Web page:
27 members attended. New members: Jennifer Duster, Jeralyn Westercamp, Linda Lam, John Tharp.
1) Bob Wolff introduced Jeralyn Westercamp, who will be a candidate for Iowa Honey Queen next year. Meantime, we voted her to be our local (ECIBA) Honey Queen. Jeralyn is a junior at UIowa, with double majors in Marketing & Management and Political Science and minor in Music (viola). Both of her older sisters were Iowa Honey Queens. When time permits, Jeralyn will act as ECIBA honey Queen at local events like county fairs and ICNC Honey Days. ECIBA president Dave Irvin, 319-331-6590, will coordinate requests for Jeralyn to attend such events.
2) Indian Creek Nature Center, 319-362-0664, will offer two beekeeping classes this year. Basic Beekeeping starts January 19th at 7:00 p.m. with 7 more classes scattered throughout spring and summer, and the final class in October. Most of the classes will be Saturday hands-on workshops, focusing on what needs to be done at that time of the year. Bob Wolff and several helpers teach this course. Enrollment is limited to 25. The second ICNC course is Queen Raising, a new course to be taught by Paul Gardner. Paul learned to raise queens from Lawrence John Connor, and has since evolved some new wrinkles of his own. He is working at present with three strains of particularly robust and hygienic queens. Paul’s objective is to help build a local (Iowa) capability to provide our own queens, more adapted to Midwestern conditions than commercial queens imported from elsewhere. (Cheaper, too!) Queen Raising Class will be June 2nd and 3rd, 9:00 a.m. to 3:00 p.m. at ICNC. Enrollment is limited to 10. (Enrollment has to be limited to give everyone a chance to really participate. Demand for such classes has increased recently, both nationally and in Iowa. Bob tells us that people from other states sometimes try to register for the ICNC offerings. State Beekeeper Andy Joseph is now putting together a register of beekeeping classes here in Iowa.)
3) Deb and Dennis Nielson showed us some Iowa Honey Producers Association (IHPA) mugs that will sell for $10 each. The mugs are only one of several items (caps, shirts, …) bearing the IHPA logo which are being prepared to celebrate the IHPA centennial, next year. IHPA dues are $10 for 2012 but will go up to $20 in 2013. Next meeting of IHPA Council will be 12/29/12 in Des Moines. All Iowa Beekeepers are invited to attend, but only council members get to vote.
4) Floyd Otdoerfer told us some of the things that struck his interest at the IHPA Convention held in Marshalltown November 4-5. The convention was well attended, with people standing along the walls. Apparently, our East-Central area of Iowa was a sweet spot for beekeeping this year. Honey production here was fairly normal, whereas it was way down in the rest of Iowa, especially in the west. Speakers at the convention were Jerry Hayes, who writes “The Classroom” column for American Bee Journal, and Kim Flottum, author of “The Inner Cover” column in Bee Culture. Jerry said bees don’t actually ingest pollen itself in order to get their protein, but rather a fermentation product of the pollen. He also said only about 30% of varroa mites are actually riding on bees at any one time, with the remainder crawling around the hive or in capped cells. Implication seems to be that you need several successive varroa treatments (like dusting with powdered sugar) to keep down the mites. Jerry pointed out that winter is a great cleansing time for our hives, because the cold kills off hive beetles, moths, parasites. Jerry is concerned about the bad effects on our bee populations of monocultures like almond pollination. A semi heading out to the California almond groves from Florida can carry 450 hives, and costs $15K per trip. The hives then rent for up to $200/mo. Steve Hendrix tells us that there are now 825,000 acres of almond groves in CA, producing 1.65 billion lb of almonds annually! Kim Flottum talked about winterizing bees, and the need to vent condensation. Kim also talked about growing your bee business, including many niche specialties, such as providing queens, making soap, etc. Finally, a speaker (name?) talked about the beneficial effect of nearby herb plantings. The speaker observed that bees that are doing poorly will seek out plants like stinging nettles, chamomile (my thought: and maybe dog fennel, which looks a lot like chamomile, and must be related to it?), anise hyssop, etc. However, I think this just confirms what we already know: that our bees need good nutrition, which they can’t get working monocultures, but do get by accessing a wide variety of pollens and nectars.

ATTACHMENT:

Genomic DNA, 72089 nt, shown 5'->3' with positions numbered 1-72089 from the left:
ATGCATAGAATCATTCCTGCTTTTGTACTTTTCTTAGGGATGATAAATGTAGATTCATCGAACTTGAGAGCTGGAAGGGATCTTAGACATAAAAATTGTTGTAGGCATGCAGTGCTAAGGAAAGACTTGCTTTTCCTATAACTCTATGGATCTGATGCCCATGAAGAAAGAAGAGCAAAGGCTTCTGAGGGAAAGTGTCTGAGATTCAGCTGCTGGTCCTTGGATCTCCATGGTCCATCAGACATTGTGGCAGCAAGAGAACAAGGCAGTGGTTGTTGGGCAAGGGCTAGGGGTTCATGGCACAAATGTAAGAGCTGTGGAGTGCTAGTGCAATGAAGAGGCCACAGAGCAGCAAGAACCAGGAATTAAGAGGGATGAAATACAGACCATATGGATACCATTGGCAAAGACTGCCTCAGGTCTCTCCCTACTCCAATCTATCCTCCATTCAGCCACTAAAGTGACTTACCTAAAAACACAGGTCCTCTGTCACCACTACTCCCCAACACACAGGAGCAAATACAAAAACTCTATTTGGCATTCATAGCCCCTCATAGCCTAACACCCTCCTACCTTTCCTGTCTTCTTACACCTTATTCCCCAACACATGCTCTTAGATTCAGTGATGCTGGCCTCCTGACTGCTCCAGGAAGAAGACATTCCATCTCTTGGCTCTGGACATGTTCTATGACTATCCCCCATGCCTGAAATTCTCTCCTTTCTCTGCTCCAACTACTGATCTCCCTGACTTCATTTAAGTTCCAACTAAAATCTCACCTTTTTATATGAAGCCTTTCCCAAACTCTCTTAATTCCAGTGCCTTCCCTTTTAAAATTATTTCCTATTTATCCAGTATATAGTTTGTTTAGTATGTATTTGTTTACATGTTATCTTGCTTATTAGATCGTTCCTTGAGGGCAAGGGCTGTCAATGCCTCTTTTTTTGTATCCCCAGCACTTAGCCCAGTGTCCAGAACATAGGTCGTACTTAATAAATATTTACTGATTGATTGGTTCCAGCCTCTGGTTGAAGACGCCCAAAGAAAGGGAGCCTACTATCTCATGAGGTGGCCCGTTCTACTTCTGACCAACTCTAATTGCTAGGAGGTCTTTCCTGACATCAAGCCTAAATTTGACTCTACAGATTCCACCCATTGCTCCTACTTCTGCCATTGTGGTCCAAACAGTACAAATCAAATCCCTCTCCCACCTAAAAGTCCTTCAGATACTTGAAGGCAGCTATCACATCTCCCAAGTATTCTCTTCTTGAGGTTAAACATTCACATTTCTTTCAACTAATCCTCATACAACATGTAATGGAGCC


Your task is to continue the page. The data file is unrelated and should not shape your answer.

Of possible interest:
· http://www.npr.org/blogs/thesalt/2011/12/13/142903171/funny-honey-bringing-trust-to-a-sweet-sector-fraught-with-suspicion an NPR article about the headaches Chinese honey is causing us.
· http://www.foodsafetynews/2011/11/tests-show-that-most-store-honey-isn’t-honey/ also about how Chinese honey is getting into our stores.
· http://www.youtube.com/v/xHkq1edcbk4?version=3%20%20%20%20 You-tube film showing pollinators in action, brought to my attention by Richard Wahlstrand.
Dave Campbell, ECIBA Secretary